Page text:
Tank on Tank Series by Lock ‘n Load Publishing Review

Publisher: Lock ‘n Load Publishing

Game Designer: Peter Bogdasarian

Players: 1-2

Ages: 10 and up

Playing Time: 20-45 minutes

Suggested Retail Price: $39.99


Panzer to our front, FIRE!

Last year Lock ‘n Load Publishing (LnL) released a new series called Tank on Tank, covering the East and West fronts. Both are billed as entry-level wargames which may cause some grognard’s to groan, as that may seem synonymous with tepid gameplay. Calling a game like that a wargame could quickly get you labeled a heretic in some circles.

Thankfully, Tank on Tank blows through that notion with a well-placed 88mm HE round and proves that small and simple does not mean bad. Both East and West Front games share the same highly streamlined system, composed of just four and a half pages of rules. The balance of the books handle the effortless scenario creation system along with more than a dozen interesting scenarios for each game.

On the way!

The first thing that may shock you is the box; it’s as narrow as the rules. A lean box measuring just a hair over 1 ¼” thick houses everything you need; maps, counters, dice, player aid and rules.

The chit quality is solid; they’re fairly thick and sturdy 1” square chip board representing primarily armor as the title states, but there are some infantry, towed guns, armored carriers and even aircraft to flesh out your TO&E.

Each is illustrated with a silhouette of the unit type, with its range, defense and movement factors listed along with the facing marker. More on that later.

The maps are double-sided 11½ x 17 card stock littered with various foliage and terrain features for both summer/fall and winter. When using one map, its size ensures that you won’t have to travel far to get in a fight, but the limited engagement ranges of the vehicles force you to use maneuver to get into said fight.

When using two maps, there is more space but gets pretty busy with even more units added into the fray. This brings a little more of an epic feel and works very well.

Through the smoky din of battle they come

Tank combat dominates the game, as expected given the title, but support units also play important roles. Although support units are deemed soft targets and are limited to one hex attack range, don’t be too quick to write them off.

Infantry have the benefit of gaining a tougher defense value when they aren’t in open ground and cancel the -1 modifier for grouped attacks on town or woods hexes. They also gain a free advance after combat movement when used in a joint attack on a town or woods hex. A great way to steal an objective from an opponent.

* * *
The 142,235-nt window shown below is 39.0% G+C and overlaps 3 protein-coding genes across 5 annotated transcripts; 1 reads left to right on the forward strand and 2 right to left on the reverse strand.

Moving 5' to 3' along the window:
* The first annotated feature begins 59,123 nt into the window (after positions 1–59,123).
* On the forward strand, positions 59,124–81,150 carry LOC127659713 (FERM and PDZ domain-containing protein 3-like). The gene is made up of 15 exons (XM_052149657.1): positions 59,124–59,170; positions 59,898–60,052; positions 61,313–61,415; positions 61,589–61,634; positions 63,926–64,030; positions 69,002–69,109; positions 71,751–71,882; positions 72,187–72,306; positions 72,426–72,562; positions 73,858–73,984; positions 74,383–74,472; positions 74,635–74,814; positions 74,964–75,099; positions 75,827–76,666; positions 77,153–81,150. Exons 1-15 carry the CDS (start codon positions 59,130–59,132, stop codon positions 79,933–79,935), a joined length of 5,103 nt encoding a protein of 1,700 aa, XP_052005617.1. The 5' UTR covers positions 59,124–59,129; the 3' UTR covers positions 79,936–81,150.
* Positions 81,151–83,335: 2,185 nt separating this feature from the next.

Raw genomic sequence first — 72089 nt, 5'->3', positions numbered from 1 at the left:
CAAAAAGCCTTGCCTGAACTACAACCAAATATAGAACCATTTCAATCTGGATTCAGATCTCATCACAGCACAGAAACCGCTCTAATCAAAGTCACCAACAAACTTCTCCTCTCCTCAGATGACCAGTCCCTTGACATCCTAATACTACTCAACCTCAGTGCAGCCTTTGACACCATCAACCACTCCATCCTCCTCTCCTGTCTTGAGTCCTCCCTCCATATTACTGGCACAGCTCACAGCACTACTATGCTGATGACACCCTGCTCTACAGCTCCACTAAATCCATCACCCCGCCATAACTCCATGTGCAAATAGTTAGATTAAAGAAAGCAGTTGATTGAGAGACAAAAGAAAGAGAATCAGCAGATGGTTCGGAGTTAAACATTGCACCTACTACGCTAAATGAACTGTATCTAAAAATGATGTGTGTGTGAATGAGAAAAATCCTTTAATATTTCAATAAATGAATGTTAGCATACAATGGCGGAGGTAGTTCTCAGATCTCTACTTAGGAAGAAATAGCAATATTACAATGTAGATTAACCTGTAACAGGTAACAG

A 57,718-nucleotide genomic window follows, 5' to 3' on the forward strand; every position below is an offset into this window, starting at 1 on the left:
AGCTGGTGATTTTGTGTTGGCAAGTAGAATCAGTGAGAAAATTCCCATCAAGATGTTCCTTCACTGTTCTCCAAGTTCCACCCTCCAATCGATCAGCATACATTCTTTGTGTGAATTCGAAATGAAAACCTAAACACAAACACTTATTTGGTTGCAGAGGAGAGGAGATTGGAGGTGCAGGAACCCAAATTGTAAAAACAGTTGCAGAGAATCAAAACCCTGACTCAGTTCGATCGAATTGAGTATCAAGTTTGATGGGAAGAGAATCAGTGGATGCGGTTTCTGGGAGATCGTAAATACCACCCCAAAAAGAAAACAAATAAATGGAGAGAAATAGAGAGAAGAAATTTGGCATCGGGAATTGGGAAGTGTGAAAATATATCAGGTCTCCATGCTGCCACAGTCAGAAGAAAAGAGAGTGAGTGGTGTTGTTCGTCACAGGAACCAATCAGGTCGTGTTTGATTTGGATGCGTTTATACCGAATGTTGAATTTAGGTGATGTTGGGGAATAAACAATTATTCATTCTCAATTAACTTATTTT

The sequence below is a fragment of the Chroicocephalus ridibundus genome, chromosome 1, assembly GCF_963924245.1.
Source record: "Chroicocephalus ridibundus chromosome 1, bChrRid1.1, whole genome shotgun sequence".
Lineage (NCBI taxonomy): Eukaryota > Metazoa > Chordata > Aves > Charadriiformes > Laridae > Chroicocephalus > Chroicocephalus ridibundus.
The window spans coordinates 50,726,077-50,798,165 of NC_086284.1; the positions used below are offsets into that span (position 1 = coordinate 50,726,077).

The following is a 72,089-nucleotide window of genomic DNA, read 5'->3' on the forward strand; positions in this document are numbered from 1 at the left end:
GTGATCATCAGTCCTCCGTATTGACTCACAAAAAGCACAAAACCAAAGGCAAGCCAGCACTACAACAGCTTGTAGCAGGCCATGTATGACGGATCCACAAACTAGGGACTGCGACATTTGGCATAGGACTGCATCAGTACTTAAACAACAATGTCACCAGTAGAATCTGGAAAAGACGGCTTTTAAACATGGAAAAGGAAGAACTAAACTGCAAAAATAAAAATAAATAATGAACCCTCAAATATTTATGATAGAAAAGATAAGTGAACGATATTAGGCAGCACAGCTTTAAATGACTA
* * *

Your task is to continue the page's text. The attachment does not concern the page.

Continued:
Tank on Tank uses the familiar impulse system for all movement and firing actions. What sets it apart is a unique chit pull approach from designer Peter Bogdasarian.

Rather than the phasing player pulling a chit to determine action points, it is the opponent who draws the chit. They keep this number hidden and reveal it once you’ve reached your allotted action points for the turn. Action points are always between two and four per turn for each player.

I like how the uncertainty of not knowing your available action points makes you a little more efficient with your choices, while also keeping your opponent involved in the play. It adds a smidge of fog of war which I find interesting.

Fellow solitaire gamers, have no fear. You can easily play Tank on Tank solo by using a single roll. Use two AP’s and roll a die, a 1-2 ends your turn. If you roll higher, take another action and a roll of 1-3 will end the phase. If you’ve made it that far successfully, then you take one more AP before switching hats to play as the other side.

A key component in these games are the headquarters units. HQ units can order all adjacent units to move when activated, getting them across the map and into the fight quickly. After each player has had their action phase the turn is over, with most scenarios averaging between 8-10 rounds in the West Front, and 10-12 in the East Front respectively. With fast turns like this you can’t loiter around, which is where those HQ units prove their worth.